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  • Get 'Insider Intel' On Hot Topics in Medicare, Insurance Exchanges, Reporting, and More

    Functional limitation reporting, post-acute care setting changes, Medicare Part A to Part B rebilling, health insurance exchanges, and the implementation of multiple procedure payment reduction by Medicare Advantage plans will take center stage for APTA's next "Insider Intel" program on October 8.

    The 30-minute call-in program will begin at 2:00 pm, ET. To register for a spot in the session, e-mail advocacy@apta.org with "October 8 Call" in the subject line.

    "Insider Intel" Q&A call-ins dedicated to specific hot topics in policy and payment are held on the second Tuesday of every month, 2:00 pm–3:00 pm, ET, free to APTA members. If you're unable to participate live, recordings of the calls will be available on the APTA website afterwards.

    Physical therapists and physical therapist assistants work in a fast-paced and changing policy and payment environment. APTA's "Insider Intel" gives you the latest critical information you need to know to keep on top of the changes.

    PT Programs Boost Foundation Funds

    A total of 61 teams from physical therapist and physical therapist assistant programs across the country raised nearly $37,000 for the Foundation for Physical Therapy in a fundraiser that tracked swimming, running, and biking activities. Combined, the participants logged more than 336,000 miles for the foundation as part of the event, dubbed "Log 'N Blog."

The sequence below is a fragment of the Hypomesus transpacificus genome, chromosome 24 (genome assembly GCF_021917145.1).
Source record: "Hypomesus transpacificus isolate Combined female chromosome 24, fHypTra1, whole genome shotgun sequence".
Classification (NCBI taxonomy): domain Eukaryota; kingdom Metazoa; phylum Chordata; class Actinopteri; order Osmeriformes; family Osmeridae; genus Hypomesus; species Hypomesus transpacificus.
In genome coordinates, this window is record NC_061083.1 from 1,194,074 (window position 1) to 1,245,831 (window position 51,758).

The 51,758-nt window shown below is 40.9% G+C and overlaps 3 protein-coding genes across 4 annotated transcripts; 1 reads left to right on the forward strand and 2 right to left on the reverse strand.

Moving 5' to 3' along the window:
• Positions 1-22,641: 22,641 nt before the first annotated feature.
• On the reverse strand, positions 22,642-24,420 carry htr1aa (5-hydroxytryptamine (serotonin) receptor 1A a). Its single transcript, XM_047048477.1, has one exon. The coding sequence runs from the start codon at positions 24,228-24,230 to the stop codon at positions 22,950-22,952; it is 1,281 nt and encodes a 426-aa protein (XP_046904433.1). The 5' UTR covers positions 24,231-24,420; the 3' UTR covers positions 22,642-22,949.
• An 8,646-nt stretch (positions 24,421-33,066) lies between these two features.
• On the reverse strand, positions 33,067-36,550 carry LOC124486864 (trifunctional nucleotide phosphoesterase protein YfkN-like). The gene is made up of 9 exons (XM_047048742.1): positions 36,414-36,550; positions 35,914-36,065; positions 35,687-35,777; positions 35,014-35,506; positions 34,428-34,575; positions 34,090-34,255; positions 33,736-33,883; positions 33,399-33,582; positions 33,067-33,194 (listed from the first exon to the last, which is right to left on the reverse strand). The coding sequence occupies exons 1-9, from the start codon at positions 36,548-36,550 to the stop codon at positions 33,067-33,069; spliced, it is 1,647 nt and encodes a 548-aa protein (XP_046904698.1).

The Log 'N Blog event was created by students from the University of Pittsburgh. Winning teams, individual leaders, and more details are available from the foundation.

    Give Your Patients a (Clean) Hand

    If you find yourself being asked to wash your hands by your next patient, don’t take it personally: patients are increasingly becoming more assertive about seeing to it that health care providers have washed their hands before beginning treatment. You might even say the trend is contagious.

    According to a recent story in the Wall Street Journal, studies show that despite broad understanding of the importance of hand-washing, health care providers manage to wash their hands only about half of the time necessary to control infection. Now patients, encouraged by the Centers for Disease Control and Prevention (CDC) and the Association for Professional in Infection Control and Epidemiology (APICE), are taking matters into their own hands, so to speak.

    CDC has created a video for patients, "Hand Hygiene Saves Lives," that urges patients to not be shy about requesting that a health care provider wash his or her hands in the patient's presence. Patients who watched the video became less hesitant to make the request. This month, APICE is launching a public education effort on the importance of hand-washing by health care providers.

    This kind of patient empowerment still may have a long way to go. According to a recent study in Infection Control and Hospital Epidemiology, nearly one-third of patients reported that their providers failed to wash their hands. Of the patients who saw the lapse, nearly two-thirds stayed silent.

    Hand washing is crucial in all patient care settings, and APTA offers resources on hygiene from the CDC, including guidelines on infection control for all health care professionals.